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Explosion's aftermath: Confusion, blame and lessons learned

Reported by: Tom Hawley
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Updated: 5/01 9:11 am
HENDERSON (KSNV MyNews3) -- Today, you really can't even tell this used to be the site of an eight-acre rocket fuel component production site and, next door, a marshmallow plant.

But 25 years ago Saturday, the largest accidental explosion Nevada has ever seen took place at Pacific Engineering Production Company of Nevada, better known as Pepcon.

No one was quite prepared when 4,500 tons of the oxidizer ammonium perchlorate combined with fuel materials and fire to produce a massive explosion.

In the immediate aftermath, there was a lot of fear and confusion.

“Different news stories started coming in People were saying things, ‘Oh, we heard a hundred people killed.’ ‘We heard, you know, all the firemen who went out there got killed in the second explosion,’ “said Ken Messner, who was out there as a member of the Henderson Fire Department.

The accident occurred before Interstate 515 to Henderson was complete. Pepcon and Kidd Marshmallow were isolated and took time to reach.

“Basically because of that, that's probably what saved my crew's life,” Griffie said.

“The information really wasn't out there, what they were supposed to do. Were they supposed to shelter in place? Were they supposed to let the kids out so they can go home?” said Richard Brenner of Clark County Hazmat, who was with Las Vegas Fire Department at the time.

“Getting information out to the public and the media, we were not well prepared for that. We do a much better job now.”

There were two fatalities, some burn victims and a lot of shock. And then the finger-pointing and blaming began.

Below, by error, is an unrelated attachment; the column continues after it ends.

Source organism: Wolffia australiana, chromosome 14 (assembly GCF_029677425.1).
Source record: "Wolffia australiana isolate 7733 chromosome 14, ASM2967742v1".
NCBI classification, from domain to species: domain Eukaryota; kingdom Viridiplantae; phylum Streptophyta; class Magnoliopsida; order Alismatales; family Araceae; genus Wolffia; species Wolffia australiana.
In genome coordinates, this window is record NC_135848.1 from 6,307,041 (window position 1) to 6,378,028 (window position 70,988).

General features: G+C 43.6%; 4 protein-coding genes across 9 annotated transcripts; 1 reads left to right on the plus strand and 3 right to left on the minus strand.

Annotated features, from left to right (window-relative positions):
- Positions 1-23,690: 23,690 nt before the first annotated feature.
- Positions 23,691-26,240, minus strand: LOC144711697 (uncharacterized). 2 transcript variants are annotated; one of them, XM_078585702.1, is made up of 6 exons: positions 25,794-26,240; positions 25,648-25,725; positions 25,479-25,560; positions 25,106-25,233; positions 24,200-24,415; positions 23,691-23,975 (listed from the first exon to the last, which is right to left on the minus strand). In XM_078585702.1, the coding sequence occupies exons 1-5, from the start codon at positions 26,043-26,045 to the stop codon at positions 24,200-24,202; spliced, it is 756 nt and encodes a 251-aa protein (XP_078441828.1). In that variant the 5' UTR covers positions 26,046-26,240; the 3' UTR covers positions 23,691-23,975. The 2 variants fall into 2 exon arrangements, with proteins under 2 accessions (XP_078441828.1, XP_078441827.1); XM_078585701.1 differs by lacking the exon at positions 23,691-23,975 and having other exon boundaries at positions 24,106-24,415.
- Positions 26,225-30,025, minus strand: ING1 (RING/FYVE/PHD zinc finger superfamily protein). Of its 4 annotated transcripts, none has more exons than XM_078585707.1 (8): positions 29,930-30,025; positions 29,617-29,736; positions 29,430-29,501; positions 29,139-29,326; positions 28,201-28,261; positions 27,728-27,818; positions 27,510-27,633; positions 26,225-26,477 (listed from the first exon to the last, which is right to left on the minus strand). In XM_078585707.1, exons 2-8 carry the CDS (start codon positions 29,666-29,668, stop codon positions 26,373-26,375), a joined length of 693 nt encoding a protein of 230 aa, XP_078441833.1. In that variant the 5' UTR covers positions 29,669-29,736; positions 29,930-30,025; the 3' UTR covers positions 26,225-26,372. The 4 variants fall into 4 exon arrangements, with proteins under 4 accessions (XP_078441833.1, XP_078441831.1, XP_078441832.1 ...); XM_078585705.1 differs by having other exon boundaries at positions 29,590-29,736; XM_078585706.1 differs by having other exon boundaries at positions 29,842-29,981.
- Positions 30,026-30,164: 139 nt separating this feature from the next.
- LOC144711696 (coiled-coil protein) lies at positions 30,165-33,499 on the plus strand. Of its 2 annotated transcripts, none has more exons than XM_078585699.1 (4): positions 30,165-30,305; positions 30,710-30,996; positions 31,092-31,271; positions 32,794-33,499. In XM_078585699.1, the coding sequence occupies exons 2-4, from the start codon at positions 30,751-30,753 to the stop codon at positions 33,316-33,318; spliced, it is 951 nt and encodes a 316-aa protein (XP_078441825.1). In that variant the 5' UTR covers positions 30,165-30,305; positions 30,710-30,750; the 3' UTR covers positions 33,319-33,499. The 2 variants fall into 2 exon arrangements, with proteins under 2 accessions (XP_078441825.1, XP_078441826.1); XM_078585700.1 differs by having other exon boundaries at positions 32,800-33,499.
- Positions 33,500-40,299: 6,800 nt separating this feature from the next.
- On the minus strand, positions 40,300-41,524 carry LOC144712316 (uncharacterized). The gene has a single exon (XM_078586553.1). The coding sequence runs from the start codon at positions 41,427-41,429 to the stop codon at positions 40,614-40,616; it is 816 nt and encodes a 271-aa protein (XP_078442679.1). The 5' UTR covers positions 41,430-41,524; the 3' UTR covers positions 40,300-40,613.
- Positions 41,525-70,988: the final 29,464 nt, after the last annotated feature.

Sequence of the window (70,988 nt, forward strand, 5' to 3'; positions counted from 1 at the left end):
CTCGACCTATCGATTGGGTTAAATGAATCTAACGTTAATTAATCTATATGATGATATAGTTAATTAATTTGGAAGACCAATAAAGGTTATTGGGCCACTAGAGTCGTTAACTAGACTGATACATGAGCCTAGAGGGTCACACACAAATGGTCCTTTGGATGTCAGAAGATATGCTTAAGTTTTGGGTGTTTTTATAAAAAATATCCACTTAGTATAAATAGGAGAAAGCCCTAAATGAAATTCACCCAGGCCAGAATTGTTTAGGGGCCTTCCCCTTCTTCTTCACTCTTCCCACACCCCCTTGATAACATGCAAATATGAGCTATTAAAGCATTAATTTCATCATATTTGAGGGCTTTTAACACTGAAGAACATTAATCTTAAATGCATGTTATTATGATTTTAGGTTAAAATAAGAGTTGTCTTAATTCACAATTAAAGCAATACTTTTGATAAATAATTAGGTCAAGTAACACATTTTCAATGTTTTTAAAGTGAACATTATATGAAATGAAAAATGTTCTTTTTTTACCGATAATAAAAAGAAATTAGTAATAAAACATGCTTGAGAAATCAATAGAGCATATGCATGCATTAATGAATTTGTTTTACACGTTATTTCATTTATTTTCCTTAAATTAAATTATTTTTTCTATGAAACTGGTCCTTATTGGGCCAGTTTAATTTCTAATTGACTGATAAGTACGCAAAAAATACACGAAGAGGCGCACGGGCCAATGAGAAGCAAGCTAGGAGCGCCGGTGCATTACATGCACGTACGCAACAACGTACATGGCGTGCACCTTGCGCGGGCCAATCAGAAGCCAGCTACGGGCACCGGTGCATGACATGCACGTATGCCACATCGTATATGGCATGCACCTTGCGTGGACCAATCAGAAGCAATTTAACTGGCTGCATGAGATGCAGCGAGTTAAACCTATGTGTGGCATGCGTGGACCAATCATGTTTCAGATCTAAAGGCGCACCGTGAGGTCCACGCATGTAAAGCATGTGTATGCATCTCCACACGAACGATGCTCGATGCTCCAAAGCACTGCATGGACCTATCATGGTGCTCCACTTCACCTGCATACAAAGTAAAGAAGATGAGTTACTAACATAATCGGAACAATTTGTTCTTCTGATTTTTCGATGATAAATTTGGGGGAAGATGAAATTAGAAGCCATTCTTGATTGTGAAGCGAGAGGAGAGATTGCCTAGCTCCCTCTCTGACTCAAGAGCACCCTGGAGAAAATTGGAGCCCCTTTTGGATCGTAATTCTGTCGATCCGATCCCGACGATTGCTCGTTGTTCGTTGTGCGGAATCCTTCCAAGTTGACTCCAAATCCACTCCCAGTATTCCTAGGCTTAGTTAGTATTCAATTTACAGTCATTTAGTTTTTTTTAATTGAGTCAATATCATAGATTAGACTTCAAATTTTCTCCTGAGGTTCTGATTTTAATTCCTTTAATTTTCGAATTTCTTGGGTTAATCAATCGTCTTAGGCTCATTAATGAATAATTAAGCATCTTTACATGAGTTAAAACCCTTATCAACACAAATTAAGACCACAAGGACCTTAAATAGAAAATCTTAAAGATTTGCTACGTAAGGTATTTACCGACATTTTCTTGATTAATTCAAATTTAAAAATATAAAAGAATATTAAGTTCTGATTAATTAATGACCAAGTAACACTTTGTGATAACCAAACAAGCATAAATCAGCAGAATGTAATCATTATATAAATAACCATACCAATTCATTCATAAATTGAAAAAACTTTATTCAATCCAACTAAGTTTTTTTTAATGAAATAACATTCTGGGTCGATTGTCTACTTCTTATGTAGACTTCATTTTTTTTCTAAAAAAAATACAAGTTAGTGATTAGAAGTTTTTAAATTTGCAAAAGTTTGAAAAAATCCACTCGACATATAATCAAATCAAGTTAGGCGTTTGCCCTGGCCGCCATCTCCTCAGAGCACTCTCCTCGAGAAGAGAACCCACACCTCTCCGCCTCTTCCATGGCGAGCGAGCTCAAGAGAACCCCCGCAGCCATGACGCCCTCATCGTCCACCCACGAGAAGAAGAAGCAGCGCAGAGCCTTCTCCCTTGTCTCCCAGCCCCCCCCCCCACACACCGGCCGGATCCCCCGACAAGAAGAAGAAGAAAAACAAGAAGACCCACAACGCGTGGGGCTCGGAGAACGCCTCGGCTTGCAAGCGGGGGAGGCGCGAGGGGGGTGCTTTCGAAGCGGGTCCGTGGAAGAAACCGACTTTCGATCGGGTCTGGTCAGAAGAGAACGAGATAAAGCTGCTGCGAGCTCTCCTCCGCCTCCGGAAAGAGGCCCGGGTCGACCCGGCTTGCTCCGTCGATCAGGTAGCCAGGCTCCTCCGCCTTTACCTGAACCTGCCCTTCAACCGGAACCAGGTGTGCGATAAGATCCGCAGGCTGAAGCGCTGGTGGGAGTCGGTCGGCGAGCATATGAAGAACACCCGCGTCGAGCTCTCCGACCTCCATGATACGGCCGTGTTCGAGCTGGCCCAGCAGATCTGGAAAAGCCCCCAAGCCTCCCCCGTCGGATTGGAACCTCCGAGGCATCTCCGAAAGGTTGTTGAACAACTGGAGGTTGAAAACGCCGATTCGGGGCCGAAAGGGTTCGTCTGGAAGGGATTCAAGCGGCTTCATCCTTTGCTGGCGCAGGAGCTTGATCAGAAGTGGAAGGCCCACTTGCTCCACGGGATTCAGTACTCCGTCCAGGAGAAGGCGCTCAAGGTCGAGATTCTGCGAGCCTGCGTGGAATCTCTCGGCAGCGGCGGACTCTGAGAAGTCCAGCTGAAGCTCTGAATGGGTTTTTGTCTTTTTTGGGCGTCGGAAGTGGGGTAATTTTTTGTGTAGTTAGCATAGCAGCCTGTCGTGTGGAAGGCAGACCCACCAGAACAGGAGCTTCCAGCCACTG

Today at Ground Zero, the area is packed with commercial and industrial. Such an incident now would doubtless have a much higher casualty rate. Then again, it wouldn't happen Because the county has taken measures to ensure those conditions don't exist.

“The storage methods and where it's stored are no longer all in one site,” Messner said. “They moved it to a less populated, safer area.”

“And I will tell you, there's better communications between the departments,” Griffie said. “The county; that changed their inspection procedures a lot down there.”

“What happens now is we've really gone in and looked at the codes, so that if you have chemical processes, we want to go in there and actually see what are your procedures,” Brenner said.

It was a terrible incident 25 years ago for southern Nevada. But it also was a wake-up call, according to the Henderson Historical Society's Rick Watson.

“Sometimes, I hate to say it, but maybe sometimes that kind of harsh treatment teaches you a lesson,” Watson said. “Teaches government and teaches citizenry to be really observant, to be cautious.”

Pepcon relocated to Cedar City and purchased Kerr-McGee's ammonium perchlorate division. A much smaller a-p explosion took one life there in 1997.

No official cause of the 1988 explosion was ever determined. In 1992, a $71 million settlement was reached involving five corporations, including Pepcon and Southwest Gas.

They are still producing ammonium perchlorate there under the banner of Western-Electrochemical Corporation.


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